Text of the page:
Note: This page has been translated by MathWorks. Click here to see

To view all translated materials including this page, select Country from the country navigator on the bottom of this page.

To view all translated materials including this page, select Country from the country navigator on the bottom of this page.

Magnetometers detect magnetic field strength along a sensor's X,Y and Z axes. Accurate magnetic field measurements are essential for sensor fusion and the determination of heading and orientation.

In order to be useful for heading and orientation computation, typical low cost MEMS magnetometers need to be calibrated to compensate for environmental noise and manufacturing defects.

An ideal three-axis magnetometer measures magnetic field strength along orthogonal X, Y and Z axes. Absent any magnetic interference, magnetometer readings measure the Earth's magnetic field. If magnetometer measurements are taken as the sensor is rotated through all possible orientations, the measurements should lie on a sphere. The radius of the sphere is the magnetic field strength.

To generate magnetic field samples, use the `imuSensor`

object. For these purposes it is safe to assume the angular velocity and acceleration are zero at each orientation.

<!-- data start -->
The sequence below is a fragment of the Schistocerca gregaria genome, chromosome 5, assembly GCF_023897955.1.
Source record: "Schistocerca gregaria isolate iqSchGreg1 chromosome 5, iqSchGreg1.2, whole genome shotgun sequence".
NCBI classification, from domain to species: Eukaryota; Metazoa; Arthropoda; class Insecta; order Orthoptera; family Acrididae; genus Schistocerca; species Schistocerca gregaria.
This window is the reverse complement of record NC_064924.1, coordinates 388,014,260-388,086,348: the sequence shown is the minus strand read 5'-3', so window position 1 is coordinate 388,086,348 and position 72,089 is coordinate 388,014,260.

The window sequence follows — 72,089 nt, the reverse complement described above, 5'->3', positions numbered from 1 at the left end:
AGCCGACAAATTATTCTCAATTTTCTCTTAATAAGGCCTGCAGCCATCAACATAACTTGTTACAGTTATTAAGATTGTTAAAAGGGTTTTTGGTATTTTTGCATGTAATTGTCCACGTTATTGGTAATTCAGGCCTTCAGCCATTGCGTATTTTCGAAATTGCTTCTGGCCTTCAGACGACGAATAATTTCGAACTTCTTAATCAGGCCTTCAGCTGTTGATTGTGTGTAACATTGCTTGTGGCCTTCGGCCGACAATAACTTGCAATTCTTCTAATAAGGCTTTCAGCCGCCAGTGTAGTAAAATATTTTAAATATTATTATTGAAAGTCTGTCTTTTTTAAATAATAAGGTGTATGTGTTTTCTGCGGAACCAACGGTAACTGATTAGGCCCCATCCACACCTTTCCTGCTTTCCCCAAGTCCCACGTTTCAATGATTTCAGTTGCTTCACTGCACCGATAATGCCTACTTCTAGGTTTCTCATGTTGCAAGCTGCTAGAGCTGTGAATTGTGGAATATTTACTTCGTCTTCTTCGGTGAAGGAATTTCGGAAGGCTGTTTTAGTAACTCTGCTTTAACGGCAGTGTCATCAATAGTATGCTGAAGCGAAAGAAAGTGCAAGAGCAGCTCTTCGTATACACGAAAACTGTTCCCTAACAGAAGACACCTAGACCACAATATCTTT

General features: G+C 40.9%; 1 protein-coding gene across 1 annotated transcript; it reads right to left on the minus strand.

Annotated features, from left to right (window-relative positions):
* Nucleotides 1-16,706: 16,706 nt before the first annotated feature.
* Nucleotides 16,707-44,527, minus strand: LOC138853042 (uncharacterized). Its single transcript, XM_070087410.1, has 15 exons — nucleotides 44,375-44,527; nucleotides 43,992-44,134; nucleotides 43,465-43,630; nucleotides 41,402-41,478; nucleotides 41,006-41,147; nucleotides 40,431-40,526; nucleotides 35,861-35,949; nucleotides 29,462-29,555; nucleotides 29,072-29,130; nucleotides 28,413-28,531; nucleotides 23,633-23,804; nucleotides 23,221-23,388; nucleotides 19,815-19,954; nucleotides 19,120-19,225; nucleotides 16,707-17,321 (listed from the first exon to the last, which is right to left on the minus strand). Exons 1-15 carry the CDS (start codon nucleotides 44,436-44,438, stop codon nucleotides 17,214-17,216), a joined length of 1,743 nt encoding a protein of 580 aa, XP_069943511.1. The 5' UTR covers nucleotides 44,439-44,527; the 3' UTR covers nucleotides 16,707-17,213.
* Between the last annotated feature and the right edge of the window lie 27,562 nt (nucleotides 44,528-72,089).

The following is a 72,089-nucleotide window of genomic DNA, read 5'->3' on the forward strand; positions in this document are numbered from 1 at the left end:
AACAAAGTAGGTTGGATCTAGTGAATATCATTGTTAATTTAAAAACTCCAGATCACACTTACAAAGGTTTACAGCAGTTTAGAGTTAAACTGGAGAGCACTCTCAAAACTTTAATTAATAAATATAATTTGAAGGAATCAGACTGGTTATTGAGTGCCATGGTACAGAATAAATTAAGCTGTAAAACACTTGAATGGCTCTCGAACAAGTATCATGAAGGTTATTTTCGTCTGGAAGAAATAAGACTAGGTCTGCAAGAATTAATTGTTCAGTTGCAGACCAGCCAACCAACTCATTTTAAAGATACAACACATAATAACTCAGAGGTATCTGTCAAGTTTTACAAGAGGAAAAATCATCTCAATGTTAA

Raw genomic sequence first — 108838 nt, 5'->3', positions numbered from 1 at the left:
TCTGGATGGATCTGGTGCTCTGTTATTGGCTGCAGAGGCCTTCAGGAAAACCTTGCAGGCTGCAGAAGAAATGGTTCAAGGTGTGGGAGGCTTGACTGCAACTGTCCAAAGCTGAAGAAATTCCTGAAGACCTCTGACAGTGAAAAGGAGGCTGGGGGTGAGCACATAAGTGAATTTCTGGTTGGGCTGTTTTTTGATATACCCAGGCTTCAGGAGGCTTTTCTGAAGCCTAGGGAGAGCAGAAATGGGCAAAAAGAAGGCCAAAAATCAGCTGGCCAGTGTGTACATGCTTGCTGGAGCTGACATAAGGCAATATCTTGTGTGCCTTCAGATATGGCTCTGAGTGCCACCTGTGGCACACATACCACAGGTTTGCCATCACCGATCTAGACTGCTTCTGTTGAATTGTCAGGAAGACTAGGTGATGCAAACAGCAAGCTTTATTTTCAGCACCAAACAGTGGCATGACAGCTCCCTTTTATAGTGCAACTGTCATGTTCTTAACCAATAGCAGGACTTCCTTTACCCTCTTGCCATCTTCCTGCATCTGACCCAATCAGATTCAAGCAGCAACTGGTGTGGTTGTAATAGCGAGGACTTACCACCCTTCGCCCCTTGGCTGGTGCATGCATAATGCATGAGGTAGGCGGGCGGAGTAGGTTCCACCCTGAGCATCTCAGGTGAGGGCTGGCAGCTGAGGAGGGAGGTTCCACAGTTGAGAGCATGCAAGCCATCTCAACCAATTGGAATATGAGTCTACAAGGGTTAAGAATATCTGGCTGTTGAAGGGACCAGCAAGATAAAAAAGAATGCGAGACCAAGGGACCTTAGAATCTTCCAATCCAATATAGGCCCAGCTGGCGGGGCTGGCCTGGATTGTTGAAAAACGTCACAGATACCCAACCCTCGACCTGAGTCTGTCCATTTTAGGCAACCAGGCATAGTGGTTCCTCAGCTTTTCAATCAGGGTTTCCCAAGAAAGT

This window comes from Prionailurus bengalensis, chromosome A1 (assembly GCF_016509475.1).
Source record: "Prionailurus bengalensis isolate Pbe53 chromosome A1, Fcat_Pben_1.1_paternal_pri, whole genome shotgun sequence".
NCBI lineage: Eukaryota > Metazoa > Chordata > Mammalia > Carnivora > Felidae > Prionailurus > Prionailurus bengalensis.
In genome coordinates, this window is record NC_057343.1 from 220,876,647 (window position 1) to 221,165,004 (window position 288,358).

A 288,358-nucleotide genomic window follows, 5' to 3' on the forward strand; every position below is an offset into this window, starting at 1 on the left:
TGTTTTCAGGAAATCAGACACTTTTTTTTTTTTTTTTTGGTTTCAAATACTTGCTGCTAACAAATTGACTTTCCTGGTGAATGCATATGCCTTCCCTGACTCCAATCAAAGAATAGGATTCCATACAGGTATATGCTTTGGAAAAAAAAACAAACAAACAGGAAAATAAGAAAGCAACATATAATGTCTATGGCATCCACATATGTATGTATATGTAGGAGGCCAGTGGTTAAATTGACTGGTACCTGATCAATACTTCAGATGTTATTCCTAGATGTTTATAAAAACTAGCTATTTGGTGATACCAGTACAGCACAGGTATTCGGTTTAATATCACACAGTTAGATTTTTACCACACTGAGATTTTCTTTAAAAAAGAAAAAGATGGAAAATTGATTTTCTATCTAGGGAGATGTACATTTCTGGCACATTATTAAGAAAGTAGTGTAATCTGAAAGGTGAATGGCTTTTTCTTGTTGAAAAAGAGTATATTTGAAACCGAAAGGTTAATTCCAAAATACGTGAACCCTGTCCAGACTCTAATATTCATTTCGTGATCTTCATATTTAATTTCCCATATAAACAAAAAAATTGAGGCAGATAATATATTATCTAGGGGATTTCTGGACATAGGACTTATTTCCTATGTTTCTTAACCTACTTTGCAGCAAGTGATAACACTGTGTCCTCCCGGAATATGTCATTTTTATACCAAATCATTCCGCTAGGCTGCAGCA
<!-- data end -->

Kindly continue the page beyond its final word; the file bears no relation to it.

N = 500; rng(1); acc = zeros(N,3); av = zeros(N,3); q = randrot(N,1); % uniformly distributed random rotations imu = imuSensor('accel-mag'); [~,x] = imu(acc,av,q); scatter3(x(:,1),x(:,2),x(:,3)); axis equal title('Ideal Magnetometer Data');

Noise sources and manufacturing defects degrade a magnetometer's measurement. The most striking of these are hard iron effects. Hard iron effects are stationary interfering magnetic noise sources. Often, these come from other metallic objects on the circuit board with the magnetometer. The hard iron effects shift the origin of the ideal sphere.

imu.Magnetometer.ConstantBias = [2 10 40]; [~,x] = imu(acc,av,q); figure; scatter3(x(:,1),x(:,2),x(:,3)); axis equal title('Magnetometer Data With a Hard Iron Offset');

Soft iron effects are more subtle. They arise from objects near the sensor which distort the surrounding magnetic field. These have the effect of stretching and tilting the sphere of ideal measurements. The resulting measurements lie on an ellipsoid.

The soft iron magnetic field effects can be simulated by rotating the geomagnetic field vector of the IMU to the sensor frame, stretching it, and then rotating it back to the global frame.

nedmf = imu.MagneticField; Rsoft = [2.5 0.3 0.5; 0.3 2 .2; 0.5 0.2 3]; soft = rotateframe(conj(q),rotateframe(q,nedmf)*Rsoft); for ii=1:numel(q) imu.MagneticField = soft(ii,:); [~,x(ii,:)] = imu(acc(ii,:),av(ii,:),q(ii)); end figure; scatter3(x(:,1),x(:,2),x(:,3)); axis equal title('Magnetometer Data With Hard and Soft Iron Effects');

The `magcal`

function can be used to determine magnetometer calibration parameters that account for both hard and soft iron effects. Uncalibrated magnetometer data can be modeled as lying on an ellipsoid with equation